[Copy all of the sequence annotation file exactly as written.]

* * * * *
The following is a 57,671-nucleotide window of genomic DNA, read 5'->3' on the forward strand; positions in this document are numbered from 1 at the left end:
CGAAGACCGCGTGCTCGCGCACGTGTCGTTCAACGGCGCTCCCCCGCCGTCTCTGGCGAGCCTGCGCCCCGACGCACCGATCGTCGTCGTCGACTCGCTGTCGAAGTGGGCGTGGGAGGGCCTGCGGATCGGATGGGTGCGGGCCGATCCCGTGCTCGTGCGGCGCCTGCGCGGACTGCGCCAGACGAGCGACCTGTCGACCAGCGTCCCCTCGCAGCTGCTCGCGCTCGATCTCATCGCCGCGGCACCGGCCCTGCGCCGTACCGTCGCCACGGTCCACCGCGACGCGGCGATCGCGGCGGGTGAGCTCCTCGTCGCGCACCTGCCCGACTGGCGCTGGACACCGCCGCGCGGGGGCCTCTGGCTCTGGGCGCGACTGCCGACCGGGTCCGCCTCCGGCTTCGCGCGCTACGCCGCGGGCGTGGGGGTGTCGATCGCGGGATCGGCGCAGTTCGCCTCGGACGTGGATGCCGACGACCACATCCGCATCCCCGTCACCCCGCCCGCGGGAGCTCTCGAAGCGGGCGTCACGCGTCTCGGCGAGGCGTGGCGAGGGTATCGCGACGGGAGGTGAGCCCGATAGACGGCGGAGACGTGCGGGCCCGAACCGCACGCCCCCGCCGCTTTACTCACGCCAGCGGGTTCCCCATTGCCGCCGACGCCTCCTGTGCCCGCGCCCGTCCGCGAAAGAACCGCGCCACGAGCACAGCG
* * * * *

The following is a 57,671-nucleotide window of genomic DNA, read 5'->3' on the forward strand; positions in this document are numbered from 1 at the left end:
CGAAGACCGCGTGCTCGCGCACGTGTCGTTCAACGGCGCTCCCCCGCCGTCTCTGGCGAGCCTGCGCCCCGACGCACCGATCGTCGTCGTCGACTCGCTGTCGAAGTGGGCGTGGGAGGGCCTGCGGATCGGATGGGTGCGGGCCGATCCCGTGCTCGTGCGGCGCCTGCGCGGACTGCGCCAGACGAGCGACCTGTCGACCAGCGTCCCCTCGCAGCTGCTCGCGCTCGATCTCATCGCCGCGGCACCGGCCCTGCGCCGTACCGTCGCCACGGTCCACCGCGACGCGGCGATCGCGGCGGGTGAGCTCCTCGTCGCGCACCTGCCCGACTGGCGCTGGACACCGCCGCGCGGGGGCCTCTGGCTCTGGGCGCGACTGCCGACCGGGTCCGCCTCCGGCTTCGCGCGCTACGCCGCGGGCGTGGGGGTGTCGATCGCGGGATCGGCGCAGTTCGCCTCGGACGTGGATGCCGACGACCACATCCGCATCCCCGTCACCCCGCCCGCGGGAGCTCTCGAAGCGGGCGTCACGCGTCTCGGCGAGGCGTGGCGAGGGTATCGCGACGGGAGGTGAGCCCGATAGACGGCGGAGACGTGCGGGCCCGAACCGCACGCCCCCGCCGCTTTACTCACGCCAGCGGGTTCCCCATTGCCGCCGACGCCTCCTGTGCCCGCGCCCGTCCGCGAAAGAACCGCGCCACGAGCACAGCG